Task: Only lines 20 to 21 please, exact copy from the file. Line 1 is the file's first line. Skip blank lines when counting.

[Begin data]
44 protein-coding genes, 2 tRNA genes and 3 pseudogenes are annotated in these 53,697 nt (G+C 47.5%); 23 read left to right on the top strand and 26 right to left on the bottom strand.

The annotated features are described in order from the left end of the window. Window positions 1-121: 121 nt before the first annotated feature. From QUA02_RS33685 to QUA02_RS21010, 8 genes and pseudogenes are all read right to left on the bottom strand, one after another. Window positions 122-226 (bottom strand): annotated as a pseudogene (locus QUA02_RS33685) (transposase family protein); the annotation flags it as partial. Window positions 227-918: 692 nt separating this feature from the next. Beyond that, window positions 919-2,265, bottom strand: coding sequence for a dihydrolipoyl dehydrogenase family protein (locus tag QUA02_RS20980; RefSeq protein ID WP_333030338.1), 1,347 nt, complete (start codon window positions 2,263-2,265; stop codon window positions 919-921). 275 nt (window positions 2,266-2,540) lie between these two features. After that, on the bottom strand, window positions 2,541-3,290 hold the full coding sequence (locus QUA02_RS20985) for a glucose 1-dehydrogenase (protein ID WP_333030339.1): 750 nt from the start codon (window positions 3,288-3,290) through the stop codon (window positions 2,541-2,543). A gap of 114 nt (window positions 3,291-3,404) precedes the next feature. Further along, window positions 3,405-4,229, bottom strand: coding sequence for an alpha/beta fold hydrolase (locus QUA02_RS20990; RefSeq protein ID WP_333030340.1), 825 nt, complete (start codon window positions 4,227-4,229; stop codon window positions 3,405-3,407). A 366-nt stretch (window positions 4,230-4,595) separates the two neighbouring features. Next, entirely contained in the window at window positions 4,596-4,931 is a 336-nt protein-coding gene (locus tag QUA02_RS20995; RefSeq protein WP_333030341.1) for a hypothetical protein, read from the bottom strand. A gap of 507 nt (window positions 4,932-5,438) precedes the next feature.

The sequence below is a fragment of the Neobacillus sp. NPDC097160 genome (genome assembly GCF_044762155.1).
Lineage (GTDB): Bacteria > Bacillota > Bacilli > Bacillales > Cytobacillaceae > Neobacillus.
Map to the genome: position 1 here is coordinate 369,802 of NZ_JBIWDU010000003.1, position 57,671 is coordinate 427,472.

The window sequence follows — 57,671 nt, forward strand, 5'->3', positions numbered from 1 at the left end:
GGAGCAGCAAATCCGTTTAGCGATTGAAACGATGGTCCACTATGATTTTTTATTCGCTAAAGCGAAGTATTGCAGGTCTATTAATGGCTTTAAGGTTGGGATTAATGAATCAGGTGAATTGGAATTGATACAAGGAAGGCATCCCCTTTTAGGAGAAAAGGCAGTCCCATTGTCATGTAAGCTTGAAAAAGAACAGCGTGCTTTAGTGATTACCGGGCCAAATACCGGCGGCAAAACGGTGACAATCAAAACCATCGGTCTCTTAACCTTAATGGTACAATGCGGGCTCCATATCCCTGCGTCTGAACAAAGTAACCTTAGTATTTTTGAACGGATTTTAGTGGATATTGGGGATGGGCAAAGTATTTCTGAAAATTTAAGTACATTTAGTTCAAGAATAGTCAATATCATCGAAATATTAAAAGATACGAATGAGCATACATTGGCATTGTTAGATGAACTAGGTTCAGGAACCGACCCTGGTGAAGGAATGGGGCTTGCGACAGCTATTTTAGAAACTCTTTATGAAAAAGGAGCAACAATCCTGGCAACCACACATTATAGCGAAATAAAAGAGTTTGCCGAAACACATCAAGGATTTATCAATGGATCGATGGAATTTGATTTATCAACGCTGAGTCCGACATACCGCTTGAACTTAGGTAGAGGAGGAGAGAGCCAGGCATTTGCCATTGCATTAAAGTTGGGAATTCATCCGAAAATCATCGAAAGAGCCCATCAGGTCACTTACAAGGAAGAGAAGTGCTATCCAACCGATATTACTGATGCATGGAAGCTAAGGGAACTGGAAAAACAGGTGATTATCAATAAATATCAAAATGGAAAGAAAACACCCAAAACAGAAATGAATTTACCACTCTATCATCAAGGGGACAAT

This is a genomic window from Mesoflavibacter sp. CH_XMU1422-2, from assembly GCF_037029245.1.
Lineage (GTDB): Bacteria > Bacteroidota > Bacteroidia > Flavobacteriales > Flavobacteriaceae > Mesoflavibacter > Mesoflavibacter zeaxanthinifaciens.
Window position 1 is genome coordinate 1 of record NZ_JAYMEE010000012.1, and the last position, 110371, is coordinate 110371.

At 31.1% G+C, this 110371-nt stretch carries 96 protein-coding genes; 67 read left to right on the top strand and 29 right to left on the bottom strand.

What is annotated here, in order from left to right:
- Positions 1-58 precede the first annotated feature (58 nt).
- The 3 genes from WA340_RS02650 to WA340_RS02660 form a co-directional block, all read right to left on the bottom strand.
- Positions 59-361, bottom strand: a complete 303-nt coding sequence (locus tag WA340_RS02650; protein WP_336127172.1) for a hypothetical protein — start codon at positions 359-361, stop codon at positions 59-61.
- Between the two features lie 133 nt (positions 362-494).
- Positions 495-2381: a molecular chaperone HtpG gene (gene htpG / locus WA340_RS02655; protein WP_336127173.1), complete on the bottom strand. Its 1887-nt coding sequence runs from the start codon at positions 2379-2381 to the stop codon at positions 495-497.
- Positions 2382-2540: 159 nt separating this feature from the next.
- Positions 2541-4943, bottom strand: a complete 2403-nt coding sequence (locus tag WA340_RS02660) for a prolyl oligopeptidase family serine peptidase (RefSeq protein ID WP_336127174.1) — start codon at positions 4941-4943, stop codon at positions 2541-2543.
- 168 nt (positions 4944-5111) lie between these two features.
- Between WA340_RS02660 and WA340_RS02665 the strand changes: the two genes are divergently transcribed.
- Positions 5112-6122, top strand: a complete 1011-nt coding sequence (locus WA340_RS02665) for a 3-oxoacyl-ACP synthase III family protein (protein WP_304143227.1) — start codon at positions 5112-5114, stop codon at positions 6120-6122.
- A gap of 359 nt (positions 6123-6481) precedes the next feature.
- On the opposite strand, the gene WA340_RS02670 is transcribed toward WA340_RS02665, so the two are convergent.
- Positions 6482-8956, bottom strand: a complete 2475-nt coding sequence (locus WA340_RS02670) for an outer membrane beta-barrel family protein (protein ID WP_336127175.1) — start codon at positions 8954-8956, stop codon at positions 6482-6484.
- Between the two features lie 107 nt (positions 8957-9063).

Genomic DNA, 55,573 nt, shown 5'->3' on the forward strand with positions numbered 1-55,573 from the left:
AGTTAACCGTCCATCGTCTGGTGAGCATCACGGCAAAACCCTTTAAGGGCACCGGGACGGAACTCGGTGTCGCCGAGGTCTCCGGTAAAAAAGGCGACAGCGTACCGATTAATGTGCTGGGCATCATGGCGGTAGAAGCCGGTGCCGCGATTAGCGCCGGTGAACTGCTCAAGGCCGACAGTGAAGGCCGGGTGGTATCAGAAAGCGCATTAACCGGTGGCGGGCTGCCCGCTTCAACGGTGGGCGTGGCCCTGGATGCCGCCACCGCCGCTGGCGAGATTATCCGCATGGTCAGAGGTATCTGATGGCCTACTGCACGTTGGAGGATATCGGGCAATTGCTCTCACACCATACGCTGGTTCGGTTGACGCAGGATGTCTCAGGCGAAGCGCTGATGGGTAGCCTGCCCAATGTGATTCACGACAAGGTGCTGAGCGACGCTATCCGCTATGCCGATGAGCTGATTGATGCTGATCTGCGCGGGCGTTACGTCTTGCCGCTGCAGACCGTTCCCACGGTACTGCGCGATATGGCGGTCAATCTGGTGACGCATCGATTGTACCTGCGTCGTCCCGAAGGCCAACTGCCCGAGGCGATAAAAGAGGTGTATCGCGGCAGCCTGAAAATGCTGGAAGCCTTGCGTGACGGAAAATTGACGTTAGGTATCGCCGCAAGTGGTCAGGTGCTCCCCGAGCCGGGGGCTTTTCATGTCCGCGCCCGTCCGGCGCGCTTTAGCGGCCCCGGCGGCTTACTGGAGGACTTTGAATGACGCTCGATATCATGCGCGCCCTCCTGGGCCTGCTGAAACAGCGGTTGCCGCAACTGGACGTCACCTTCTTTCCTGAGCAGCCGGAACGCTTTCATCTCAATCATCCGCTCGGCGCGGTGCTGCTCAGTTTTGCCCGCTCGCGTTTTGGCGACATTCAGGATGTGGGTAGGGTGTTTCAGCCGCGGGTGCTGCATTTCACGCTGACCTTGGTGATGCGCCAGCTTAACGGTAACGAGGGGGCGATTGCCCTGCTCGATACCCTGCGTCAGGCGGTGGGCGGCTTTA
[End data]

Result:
- 168 nt (positions 4944-5111) lie between these two features.
- Between WA340_RS02660 and WA340_RS02665 the strand changes: the two genes are divergently transcribed.